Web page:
Sixth Sunday of Easter
Acts 15:1-2,22-29 John 14:23-29
What would the world be like if the dreams and plans of creative persons were guaranteed positive outcomes? Fear of failure destroys creativity and has probably robbed the universe of great inventions and endeavors. Why spend time and money on something that won’t produce the desired result? Play it safe and produce something that will be useful and lasting seems to be a rational mindset.
Today’s readings demonstrate that out of chaos was born a religion founded by risk-takers and people who were almost guaranteed failure. Jesus’ death by public execution was devastating for all who supported his claim to be God. This was their world, obvious to all but guided by an unseen Holy Spirit. Before departing, Jesus reassured the followers that spiritual forces would support that movement to continue his mission.
Between Easter and Pentecost, the faithful were traumatized by how the life of Jesus ended, and their imprisonments and rejections resulted in a deeper desire to spread a gospel of love in an atmosphere of hate. They were driven to replace the Jesus who was taken from them because if they didn’t, all would be for naught.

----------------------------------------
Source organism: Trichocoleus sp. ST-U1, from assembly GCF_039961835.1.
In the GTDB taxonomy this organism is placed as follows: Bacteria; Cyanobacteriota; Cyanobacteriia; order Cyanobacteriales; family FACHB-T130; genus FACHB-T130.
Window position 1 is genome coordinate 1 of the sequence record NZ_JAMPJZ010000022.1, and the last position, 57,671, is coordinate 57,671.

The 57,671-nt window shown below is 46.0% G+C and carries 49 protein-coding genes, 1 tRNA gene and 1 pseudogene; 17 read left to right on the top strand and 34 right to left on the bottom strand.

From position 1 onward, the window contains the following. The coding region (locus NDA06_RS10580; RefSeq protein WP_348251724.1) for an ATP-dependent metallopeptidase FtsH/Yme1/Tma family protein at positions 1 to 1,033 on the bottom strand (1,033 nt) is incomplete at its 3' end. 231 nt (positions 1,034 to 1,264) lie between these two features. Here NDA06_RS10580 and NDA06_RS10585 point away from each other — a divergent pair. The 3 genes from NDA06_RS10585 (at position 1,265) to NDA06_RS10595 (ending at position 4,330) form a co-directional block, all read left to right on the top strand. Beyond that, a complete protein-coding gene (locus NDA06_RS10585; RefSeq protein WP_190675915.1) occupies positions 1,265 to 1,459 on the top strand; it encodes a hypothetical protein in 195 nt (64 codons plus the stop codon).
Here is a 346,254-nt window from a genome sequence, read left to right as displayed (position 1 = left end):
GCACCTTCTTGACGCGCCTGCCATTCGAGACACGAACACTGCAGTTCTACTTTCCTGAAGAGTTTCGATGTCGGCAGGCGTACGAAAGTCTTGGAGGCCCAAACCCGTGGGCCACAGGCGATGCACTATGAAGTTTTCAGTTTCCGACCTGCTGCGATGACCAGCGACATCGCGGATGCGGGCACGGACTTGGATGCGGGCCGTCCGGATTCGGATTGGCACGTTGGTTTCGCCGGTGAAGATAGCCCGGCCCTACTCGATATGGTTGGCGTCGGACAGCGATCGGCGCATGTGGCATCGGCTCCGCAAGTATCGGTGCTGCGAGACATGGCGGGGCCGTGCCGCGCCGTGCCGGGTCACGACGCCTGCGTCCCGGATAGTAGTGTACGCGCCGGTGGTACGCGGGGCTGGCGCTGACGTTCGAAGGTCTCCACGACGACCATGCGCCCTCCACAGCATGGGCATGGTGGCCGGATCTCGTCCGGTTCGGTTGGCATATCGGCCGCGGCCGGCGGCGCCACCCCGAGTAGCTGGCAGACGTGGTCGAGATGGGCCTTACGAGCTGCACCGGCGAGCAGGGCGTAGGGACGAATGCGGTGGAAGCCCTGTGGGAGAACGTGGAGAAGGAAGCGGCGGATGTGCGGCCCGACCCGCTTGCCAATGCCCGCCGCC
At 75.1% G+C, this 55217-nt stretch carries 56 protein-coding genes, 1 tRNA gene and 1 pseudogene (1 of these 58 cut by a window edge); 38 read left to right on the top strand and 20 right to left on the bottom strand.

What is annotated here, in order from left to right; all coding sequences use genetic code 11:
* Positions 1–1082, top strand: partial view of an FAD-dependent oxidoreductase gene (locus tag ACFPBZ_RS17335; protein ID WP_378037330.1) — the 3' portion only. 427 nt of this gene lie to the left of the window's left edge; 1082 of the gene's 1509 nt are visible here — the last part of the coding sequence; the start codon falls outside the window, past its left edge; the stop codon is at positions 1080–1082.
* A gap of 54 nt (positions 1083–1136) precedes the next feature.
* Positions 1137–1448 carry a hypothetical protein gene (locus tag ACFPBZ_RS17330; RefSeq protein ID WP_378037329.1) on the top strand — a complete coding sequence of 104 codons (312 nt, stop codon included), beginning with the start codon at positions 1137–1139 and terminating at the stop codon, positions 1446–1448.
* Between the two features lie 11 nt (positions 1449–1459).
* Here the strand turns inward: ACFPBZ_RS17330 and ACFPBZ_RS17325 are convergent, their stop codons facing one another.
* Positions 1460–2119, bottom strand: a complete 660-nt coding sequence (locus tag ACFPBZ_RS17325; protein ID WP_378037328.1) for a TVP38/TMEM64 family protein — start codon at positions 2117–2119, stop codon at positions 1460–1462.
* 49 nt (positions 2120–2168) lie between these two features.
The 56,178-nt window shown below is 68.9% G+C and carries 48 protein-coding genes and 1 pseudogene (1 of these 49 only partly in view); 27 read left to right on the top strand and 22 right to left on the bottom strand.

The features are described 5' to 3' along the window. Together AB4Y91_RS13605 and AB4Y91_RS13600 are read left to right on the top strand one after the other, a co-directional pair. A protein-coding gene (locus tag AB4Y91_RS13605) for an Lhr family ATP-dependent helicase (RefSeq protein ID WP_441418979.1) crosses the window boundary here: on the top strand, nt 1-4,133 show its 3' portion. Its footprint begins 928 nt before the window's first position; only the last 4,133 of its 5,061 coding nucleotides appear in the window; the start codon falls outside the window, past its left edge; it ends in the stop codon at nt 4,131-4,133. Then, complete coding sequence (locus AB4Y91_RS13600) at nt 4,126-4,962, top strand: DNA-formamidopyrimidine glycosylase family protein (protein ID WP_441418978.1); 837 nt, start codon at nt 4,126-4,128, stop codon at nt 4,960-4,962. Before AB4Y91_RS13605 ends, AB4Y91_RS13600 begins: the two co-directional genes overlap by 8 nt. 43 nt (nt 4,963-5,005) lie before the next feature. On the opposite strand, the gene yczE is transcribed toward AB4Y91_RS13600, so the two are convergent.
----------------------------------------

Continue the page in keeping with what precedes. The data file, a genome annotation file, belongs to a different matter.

The first reading reveals that not all were like-minded in how these Jews who were converted would sow seeds of a new way of worshiping God. Leadership and solidarity were at a critical juncture, and the discussions, decisions, and procedures had to be the result of what was heard and must be acted upon after consensus. All of this occurred under the unseen Holy Spirit.
The paradoxical situation that existed for Jesus was that he knew the Father and knew the cup of suffering would not be withheld. The human experience culminated with death on a cross, and that image is the sign and symbol of what followers through the centuries focus on because it was by this death all of us had been redeemed. Jesus’ death is the conclusion of a temporary life among us but is not the final ending. What we celebrate is victory over death: his death and the deaths of all who believe in the teachings of Jesus.
The problems of the early church make it clear that Jesus and the men and women who had personal experience of his death and resurrection were not always going in the same direction. A history of Catholic hierarchy and laity has shown that despite fractured relationships and strong-willed people, the Spirit will keep the faith alive. The human church was conceived in fragility and has endured. This knowledge directs us to acknowledge our broken world and personal weaknesses and plod on as Resurrected worshippers rather than Good Friday mourners, especially as we are given these fifty days of celebration.
Sr. Dorothy Maxwell, OP